It started when a mother who was eight months pregnant posted on Weibo, China’s Twitter-like social media platform, that she felt pressured to abort her baby or else her husband would lose his job as a police officer. The baby is the couple’s second child and falls outside of the one-child policy.
“I won’t let the doctor inject my baby with poison. I would rather crash my car,” wrote Chen, who would only be identified by her surname, on Monday (Sept. 7) morning.
Later on the message app Wechat, the Yunnan province mother shared more details: “My husband’s employers know about my pregnancy, and they brought some people to our home. They want us to kill our baby so as to save his job.”
The story struck a nerve in China, where many couples who choose to give birth to a second child face high fines as well as the loss of government jobs. Late-term abortions and forced abortion are both technically against the law yet still happen in illegal medical clinics and in rural areas. Supporters who saw Chen’s story on the internet spoke out, calling local family planning officials to inquire about the case.
Yet 41-year-old Chen told The Associated Press she was nervous about all the attention she’s been getting, saying, “I am worried he would lose his job even after we lose the baby if the situation gets messy.”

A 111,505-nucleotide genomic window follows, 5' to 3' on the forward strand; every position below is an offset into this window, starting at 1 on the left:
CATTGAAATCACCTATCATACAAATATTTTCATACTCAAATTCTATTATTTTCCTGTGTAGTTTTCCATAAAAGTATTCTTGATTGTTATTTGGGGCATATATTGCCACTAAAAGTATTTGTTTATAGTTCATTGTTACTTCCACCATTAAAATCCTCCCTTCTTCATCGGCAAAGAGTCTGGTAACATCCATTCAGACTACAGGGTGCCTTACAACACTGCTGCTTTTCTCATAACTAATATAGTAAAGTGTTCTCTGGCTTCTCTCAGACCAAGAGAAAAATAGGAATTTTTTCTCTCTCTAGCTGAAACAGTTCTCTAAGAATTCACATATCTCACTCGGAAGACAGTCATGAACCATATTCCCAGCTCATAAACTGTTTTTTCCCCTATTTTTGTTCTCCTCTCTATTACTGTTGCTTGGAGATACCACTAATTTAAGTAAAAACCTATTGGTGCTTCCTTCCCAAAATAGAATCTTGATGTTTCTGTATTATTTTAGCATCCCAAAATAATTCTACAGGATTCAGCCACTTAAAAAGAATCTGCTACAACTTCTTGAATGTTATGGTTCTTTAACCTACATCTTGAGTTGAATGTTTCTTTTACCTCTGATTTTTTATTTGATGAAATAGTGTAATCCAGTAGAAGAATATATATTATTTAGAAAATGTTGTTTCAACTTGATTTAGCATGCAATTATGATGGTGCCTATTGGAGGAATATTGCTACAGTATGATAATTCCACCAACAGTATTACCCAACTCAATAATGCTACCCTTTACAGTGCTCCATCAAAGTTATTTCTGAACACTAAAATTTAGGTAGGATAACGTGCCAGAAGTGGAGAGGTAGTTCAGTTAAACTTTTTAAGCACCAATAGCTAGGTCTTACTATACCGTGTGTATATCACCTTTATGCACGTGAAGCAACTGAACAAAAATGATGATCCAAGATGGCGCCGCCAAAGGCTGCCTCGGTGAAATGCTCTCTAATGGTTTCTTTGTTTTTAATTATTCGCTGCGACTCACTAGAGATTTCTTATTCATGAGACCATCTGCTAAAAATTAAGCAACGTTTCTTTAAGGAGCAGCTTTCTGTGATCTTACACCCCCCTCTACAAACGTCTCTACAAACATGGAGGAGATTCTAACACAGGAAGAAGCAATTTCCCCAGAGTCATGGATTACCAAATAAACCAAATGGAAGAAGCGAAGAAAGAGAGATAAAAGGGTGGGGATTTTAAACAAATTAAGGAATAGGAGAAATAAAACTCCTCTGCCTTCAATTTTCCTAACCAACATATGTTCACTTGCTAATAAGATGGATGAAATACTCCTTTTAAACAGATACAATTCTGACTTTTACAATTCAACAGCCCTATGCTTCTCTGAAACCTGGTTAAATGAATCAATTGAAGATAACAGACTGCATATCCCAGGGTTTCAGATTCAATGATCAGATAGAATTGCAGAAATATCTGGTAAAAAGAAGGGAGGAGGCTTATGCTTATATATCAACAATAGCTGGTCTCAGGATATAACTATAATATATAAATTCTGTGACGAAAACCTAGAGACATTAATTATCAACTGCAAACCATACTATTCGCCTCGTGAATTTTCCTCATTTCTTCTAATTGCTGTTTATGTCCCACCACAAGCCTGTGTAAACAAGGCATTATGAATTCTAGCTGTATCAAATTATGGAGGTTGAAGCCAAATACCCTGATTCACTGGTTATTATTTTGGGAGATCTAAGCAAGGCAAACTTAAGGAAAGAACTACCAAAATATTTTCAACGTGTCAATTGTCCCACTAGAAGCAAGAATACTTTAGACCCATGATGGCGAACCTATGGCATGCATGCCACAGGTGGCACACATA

A family-planning official in Chen’s precinct said the couple would not be forced to abort the baby, but would need to face the consequences of the “excess birth.” “There also is suspicion that the couple wants to avoid the punishment for breaking the rules by stirring up public interest,” Wen Xueping said.
This is not the first time netizens have rallied against the one-child policy. In 2012, a photo went viral of Feng Jianmei and her child who was aborted at seven months of gestation, leading to the firing of two officials and a review of local family planning divisions. At the time, Beijing sternly warned against forced abortion and late-term abortions.
A burgeoning pro-life movement has taken root in Chinese churches, and recent backlashes on the Internet show that more are seeing the realities of abortion that the government has long kept hidden from view. Radio Free Asia interviewed one obstetrician in Beijing who said abortions after six months of gestation are morally wrong: “By eight months, the fetus has already become a person, and nobody, not even the baby’s parents, has the right to end its life.”
Economists have decried China’s aging demographics caused by the one-child policy and called for an overturn of the policy. Most recently, China eased its policy by allowing for couples who are both only children to have a second child, though Chen and her husband do not fit in this category.
“I’m fearful,” Chen said. “If my husband believes I must abort the child, there’s nothing I can do.”
— by June Cheng